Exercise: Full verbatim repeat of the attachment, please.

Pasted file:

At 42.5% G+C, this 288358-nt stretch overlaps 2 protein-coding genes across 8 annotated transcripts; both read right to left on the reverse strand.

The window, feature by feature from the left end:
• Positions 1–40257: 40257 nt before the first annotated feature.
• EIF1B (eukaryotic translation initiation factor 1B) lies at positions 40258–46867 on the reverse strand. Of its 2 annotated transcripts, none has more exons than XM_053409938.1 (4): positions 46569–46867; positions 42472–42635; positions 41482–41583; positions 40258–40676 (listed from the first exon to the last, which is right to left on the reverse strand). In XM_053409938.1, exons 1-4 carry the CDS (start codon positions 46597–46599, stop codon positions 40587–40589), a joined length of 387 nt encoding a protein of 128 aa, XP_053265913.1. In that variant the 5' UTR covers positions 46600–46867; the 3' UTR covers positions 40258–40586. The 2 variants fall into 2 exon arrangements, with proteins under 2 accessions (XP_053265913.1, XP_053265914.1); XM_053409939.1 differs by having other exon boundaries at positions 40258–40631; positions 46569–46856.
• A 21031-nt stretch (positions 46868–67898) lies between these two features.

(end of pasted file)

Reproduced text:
At 42.5% G+C, this 288358-nt stretch overlaps 2 protein-coding genes across 8 annotated transcripts; both read right to left on the reverse strand.

The window, feature by feature from the left end:
• Positions 1–40257: 40257 nt before the first annotated feature.
• EIF1B (eukaryotic translation initiation factor 1B) lies at positions 40258–46867 on the reverse strand. Of its 2 annotated transcripts, none has more exons than XM_053409938.1 (4): positions 46569–46867; positions 42472–42635; positions 41482–41583; positions 40258–40676 (listed from the first exon to the last, which is right to left on the reverse strand). In XM_053409938.1, exons 1-4 carry the CDS (start codon positions 46597–46599, stop codon positions 40587–40589), a joined length of 387 nt encoding a protein of 128 aa, XP_053265913.1. In that variant the 5' UTR covers positions 46600–46867; the 3' UTR covers positions 40258–40586. The 2 variants fall into 2 exon arrangements, with proteins under 2 accessions (XP_053265913.1, XP_053265914.1); XM_053409939.1 differs by having other exon boundaries at positions 40258–40631; positions 46569–46856.
• A 21031-nt stretch (positions 46868–67898) lies between these two features.